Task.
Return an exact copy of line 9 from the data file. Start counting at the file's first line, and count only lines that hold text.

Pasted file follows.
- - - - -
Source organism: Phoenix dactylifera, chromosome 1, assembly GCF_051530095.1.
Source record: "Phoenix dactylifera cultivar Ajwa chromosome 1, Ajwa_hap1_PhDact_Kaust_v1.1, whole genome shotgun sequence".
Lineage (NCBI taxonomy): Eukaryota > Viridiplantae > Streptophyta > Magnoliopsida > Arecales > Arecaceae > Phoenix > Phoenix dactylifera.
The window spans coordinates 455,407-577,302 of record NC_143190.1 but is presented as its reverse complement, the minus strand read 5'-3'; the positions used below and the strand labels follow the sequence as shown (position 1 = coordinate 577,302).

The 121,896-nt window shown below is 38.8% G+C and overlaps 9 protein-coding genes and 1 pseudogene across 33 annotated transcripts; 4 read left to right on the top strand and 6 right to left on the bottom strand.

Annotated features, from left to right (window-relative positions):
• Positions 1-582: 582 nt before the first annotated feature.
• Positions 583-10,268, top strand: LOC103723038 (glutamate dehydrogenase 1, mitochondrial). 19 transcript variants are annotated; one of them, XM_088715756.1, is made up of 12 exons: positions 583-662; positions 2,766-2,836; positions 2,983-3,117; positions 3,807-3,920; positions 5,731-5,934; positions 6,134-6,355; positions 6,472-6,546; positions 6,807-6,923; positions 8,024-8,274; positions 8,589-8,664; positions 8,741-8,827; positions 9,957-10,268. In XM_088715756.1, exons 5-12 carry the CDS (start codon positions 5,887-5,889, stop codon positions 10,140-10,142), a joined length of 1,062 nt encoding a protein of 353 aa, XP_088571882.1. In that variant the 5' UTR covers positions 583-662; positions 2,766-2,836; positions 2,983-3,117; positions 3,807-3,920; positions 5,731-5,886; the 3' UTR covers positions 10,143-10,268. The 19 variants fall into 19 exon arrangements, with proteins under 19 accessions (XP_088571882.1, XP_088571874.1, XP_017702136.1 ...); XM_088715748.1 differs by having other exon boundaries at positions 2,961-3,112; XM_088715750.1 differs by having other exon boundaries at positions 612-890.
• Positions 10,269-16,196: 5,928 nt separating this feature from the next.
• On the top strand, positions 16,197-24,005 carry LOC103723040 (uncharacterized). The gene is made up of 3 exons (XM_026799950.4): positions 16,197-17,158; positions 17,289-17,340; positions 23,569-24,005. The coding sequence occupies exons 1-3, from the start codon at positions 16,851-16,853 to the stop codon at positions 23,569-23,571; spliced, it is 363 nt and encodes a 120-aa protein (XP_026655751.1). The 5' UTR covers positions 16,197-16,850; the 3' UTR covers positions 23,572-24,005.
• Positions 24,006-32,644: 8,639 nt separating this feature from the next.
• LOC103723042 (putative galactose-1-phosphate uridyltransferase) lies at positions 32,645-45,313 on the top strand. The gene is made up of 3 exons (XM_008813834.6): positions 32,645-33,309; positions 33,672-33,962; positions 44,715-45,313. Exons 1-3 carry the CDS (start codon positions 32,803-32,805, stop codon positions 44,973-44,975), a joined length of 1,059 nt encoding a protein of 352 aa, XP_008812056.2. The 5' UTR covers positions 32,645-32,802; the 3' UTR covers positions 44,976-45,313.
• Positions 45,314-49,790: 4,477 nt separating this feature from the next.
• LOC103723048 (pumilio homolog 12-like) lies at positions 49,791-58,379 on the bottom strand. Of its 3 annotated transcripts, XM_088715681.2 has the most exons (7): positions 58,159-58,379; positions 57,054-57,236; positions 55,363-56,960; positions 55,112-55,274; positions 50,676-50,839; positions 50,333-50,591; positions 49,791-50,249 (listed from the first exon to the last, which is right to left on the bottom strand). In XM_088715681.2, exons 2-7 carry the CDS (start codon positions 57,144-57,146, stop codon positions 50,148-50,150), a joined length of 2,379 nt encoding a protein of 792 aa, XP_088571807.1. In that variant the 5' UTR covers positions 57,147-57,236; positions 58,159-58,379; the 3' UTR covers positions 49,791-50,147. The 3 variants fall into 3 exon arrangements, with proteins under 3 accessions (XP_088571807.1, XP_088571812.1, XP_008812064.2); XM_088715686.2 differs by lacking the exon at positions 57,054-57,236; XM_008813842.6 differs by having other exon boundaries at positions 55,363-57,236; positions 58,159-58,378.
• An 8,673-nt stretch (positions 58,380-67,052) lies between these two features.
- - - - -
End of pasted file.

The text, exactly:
• Positions 10,269-16,196: 5,928 nt separating this feature from the next.